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Presentation on theme: "1 CONSTITUTIONAL LAW 43 EQUALITY RIGHTS II: FURTHER ELABORATION Shigenori Matsui 1."— Presentation transcript:


2 2 INTRODUCTION Under s. 15, three inquiries must be made (1)whether there is a distinction and disadvantage (2)whether the distinction is based upon enumerated or analogous ground, and (3)whether the distinction is somehow discriminatory 2

3 3 Several accompanying issues Discrimination in effect The meaning of disadvantage The failure to include The analogous ground What are the comparator group What are the discrimination? What is the relationship between s. 15(2) and 15(1)? 3

4 4 I DISCRIMINATION IN EFFECT Distinction between purposeful discrimination and discrimination in effect 4

5 5 Eldridge v. British Columbia [1997] 5

6 6 The only question in this case, then, is whether the appellants have been afforded "equal benefit of the law without discrimination" within the meaning of s. 15(1) of the Charter. On its face, the medicare system in British Columbia applies equally to the deaf and hearing populations. It does not make an explicit "distinction" based on disability by singling out deaf persons for different treatment. Both deaf and hearing persons are entitled to receive certain medical services free of charge. The appellants nevertheless contend that the lack of funding for sign language interpreters renders them unable to benefit from this legislation to the same extent as hearing persons. Their claim, in other words, is one of "adverse effects" discrimination. ” 6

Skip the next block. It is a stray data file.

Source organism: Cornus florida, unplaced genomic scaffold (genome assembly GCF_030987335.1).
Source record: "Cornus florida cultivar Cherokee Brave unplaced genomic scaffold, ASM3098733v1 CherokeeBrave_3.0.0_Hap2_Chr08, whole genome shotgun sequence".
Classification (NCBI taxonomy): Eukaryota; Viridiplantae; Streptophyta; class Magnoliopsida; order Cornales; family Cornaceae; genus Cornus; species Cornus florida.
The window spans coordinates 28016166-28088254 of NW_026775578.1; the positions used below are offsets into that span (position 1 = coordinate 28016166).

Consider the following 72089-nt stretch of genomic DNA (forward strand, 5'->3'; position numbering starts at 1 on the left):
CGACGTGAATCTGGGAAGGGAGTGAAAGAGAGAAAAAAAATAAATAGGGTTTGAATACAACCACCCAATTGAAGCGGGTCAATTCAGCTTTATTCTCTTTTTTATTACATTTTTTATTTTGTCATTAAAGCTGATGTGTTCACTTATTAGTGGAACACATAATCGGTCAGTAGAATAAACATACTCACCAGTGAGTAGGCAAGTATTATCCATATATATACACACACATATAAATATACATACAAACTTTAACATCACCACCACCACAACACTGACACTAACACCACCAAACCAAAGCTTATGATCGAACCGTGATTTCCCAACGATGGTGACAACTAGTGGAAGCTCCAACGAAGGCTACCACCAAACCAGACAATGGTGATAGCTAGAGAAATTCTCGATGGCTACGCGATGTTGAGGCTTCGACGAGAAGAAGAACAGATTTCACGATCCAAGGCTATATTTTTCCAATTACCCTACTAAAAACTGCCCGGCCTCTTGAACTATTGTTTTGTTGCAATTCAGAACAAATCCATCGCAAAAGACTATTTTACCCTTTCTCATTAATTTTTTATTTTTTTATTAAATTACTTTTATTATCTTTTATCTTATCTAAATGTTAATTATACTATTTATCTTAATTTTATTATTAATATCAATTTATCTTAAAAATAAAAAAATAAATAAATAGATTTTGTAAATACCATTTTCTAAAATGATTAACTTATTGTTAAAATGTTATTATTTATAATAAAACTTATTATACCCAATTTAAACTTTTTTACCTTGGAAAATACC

7 7 “This Court has consistently held that s. 15(1) of the Charter protects against this type of discrimination. In Andrews,…McIntyre J. found that facially neutral laws may be discriminatory. "It must be recognized at once", he commented,. “that every difference in treatment between individuals under the law will not necessarily result in inequality and, as well, that identical treatment may frequently produce serious inequality”. Section 15(1), the Court held, was intended to ensure a measure of substantive, and not merely formal equality.” 7